On September 18, 2019 Governor Newsom signed AB-5, codifying the now-infamous Dynamex decision as law. This new law radically changes the legal test for who is an employee (rather than an independent contractor) under California law. While the law has gotten a lot of press in the context of the so-called “gig” economy; AB-5 affects the way all California businesses may legally use independent contractors, including yours.
How Has the Law on Independent Contractors Changed?
As a result of AB-5, California law assumes that anyone working for you is an employee unless he or she is engaged in one of the specifically exempt activities. For everyone else previously classified as an independent contractor, they must be reclassified as an employee unless you employer can prove that the worker meets ALL THREE of the following criteria:
1) The person is free from your control and direction.
This means you cannot tell the worker when to work or how to go about doing their job. That is not to say that if you hire, say, a contractor to build you a new office space, you can’t tell the contractor what the office space should look like, or set deadlines for when the work will be completed. It does mean that you cannot require the contractor to adhere to an hourly schedule of your choosing, hold a hammer the way you tell him to, or use your chosen software to draft his invoices.
2) The person performs work outside the usual course of your business.
This is the issue most likely to trip up the traditional independent contractor model for small businesses. If you run a business that provides a service, anyone you hire to perform that service probably must be classified as your employee. If you run a fitness studio, your instructors are probably employees. If you run a web design company, your web designers are probably employees. This is true even if those people keep their own schedules and/or perform substantially similar services for other organizations. The key question under this part of the AB-5 test is whether the worker is engaged in the same service that the company exists to perform.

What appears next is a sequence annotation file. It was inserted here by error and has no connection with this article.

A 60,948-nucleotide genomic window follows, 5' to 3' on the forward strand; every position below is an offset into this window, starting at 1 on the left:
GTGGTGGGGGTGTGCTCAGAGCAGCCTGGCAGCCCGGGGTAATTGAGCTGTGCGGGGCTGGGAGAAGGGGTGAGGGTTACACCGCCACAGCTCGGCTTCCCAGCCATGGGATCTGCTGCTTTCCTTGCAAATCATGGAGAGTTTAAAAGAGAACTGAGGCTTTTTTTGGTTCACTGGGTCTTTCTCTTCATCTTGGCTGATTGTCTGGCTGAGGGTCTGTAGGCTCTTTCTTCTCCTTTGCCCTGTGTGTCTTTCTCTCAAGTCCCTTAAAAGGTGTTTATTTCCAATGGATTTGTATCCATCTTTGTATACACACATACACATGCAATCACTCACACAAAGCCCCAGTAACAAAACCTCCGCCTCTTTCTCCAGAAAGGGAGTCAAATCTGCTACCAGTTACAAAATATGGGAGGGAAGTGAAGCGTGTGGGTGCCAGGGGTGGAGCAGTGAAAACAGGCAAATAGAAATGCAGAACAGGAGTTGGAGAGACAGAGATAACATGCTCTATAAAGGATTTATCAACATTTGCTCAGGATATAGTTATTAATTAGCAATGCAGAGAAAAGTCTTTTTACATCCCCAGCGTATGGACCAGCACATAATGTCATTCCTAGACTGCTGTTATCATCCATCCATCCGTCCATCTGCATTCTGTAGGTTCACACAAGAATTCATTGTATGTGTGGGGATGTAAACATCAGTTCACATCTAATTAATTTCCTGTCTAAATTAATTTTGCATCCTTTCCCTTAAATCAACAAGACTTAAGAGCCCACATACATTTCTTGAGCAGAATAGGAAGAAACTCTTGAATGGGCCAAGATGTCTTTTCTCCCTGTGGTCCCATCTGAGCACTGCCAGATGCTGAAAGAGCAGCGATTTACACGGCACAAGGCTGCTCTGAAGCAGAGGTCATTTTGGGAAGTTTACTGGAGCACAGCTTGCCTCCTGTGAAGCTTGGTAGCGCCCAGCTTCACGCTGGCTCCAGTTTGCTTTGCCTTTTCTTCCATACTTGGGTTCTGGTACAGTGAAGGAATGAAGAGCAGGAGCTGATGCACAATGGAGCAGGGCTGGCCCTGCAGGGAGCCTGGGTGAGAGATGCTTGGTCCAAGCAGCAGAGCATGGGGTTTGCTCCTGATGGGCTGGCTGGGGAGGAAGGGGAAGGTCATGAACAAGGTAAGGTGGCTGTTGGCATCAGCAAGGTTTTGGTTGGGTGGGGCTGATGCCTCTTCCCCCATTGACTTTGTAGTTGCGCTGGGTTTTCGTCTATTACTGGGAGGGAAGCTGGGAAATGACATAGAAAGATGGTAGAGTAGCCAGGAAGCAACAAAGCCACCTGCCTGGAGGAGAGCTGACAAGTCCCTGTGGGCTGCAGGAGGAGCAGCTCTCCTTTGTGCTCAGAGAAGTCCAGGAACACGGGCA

3) The person is customarily engaged in an independently established trade, occupation or business of the same nature as the work performed
In other words, the worker must be free to – and in fact does – perform substantially similar work for one or more additional businesses. If they’re just working for you, rather than running their own service of which you are one of several clients, they’re probably now your employee. Classic examples of such independent operators are plumbers, electricians, or web designers. Typically these specialists operate their own businesses, and provide their services to any number of organizations.
What Happens to Businesses That Don’t Classify Their Workers Appropriately?
This is a new labor environment for California small business owners, and those who do not make necessary changes may find themselves facing considerable wage and hour penalties as well as other more costly forms of liability.
What Can You Do to Protect Yourself?
Depending on the nature, scale, and model of your business, you may need to make significant changes (e.g. re-classifying independent contractors as employees) or smaller changes (re-structuring your existing contracts to reflect the changes to the law). There is no “one size fits all” solution, but competent legal counsel with a thorough understanding of your businesses goals and needs can offer important updates on the status of the law and guidance to get you on the right path to protect yourself and your business.
Christopher de la Vega
DISCLAIMER: This Advisor is one of a series of business, real estate, employment, estate planning and tax bulletins prepared by the attorneys at Buynak, Fauver, Archbald & Spray, LLP. This Advisor is not exhaustive, nor is it legal advice. You should discuss your particular situation with us or with your own attorney. Our legal representation is only undertaken through a written engagement letter and not by the distribution or use of this Advisor.